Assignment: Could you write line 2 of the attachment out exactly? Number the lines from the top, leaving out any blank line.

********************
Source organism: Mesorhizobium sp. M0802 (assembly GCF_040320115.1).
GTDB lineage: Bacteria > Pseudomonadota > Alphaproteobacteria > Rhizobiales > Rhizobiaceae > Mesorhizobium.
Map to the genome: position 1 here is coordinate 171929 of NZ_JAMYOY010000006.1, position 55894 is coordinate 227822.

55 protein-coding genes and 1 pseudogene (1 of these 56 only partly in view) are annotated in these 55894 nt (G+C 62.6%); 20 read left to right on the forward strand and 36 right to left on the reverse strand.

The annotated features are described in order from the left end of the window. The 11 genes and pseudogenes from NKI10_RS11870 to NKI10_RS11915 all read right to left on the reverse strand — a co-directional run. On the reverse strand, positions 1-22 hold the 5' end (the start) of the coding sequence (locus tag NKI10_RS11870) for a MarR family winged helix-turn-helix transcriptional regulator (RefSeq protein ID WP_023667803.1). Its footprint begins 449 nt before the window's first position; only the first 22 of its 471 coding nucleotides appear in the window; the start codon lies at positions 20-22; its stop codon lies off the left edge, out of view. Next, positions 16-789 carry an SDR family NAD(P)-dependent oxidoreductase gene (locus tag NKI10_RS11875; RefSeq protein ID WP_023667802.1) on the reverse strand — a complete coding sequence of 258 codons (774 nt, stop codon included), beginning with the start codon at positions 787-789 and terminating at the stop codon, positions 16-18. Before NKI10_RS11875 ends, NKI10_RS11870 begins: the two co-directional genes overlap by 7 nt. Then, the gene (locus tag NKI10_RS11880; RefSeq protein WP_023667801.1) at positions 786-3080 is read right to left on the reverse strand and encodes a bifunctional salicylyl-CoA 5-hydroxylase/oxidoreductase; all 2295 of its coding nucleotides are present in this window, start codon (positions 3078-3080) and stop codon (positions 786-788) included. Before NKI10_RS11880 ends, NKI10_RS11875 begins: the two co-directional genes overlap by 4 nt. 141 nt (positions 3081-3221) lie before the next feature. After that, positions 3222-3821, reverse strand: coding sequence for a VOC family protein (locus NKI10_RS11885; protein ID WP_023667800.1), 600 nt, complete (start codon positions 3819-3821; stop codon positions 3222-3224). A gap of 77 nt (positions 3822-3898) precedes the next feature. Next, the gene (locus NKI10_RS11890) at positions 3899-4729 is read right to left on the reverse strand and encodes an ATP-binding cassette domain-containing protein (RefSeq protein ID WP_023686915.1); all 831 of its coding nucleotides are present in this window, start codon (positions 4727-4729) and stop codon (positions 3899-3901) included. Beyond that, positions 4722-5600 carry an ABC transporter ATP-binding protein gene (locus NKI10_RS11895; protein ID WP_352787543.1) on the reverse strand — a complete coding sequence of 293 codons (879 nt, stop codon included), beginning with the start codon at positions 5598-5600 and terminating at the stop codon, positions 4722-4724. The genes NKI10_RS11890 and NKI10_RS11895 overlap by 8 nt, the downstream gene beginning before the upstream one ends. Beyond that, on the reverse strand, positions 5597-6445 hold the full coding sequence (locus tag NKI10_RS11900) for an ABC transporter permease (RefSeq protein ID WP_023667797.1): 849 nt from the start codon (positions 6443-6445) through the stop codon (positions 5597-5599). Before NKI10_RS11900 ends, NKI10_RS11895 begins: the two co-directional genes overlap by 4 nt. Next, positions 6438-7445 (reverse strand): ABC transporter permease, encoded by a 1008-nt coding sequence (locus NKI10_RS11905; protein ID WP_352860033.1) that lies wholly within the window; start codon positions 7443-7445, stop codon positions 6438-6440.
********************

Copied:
GTDB lineage: Bacteria > Pseudomonadota > Alphaproteobacteria > Rhizobiales > Rhizobiaceae > Mesorhizobium.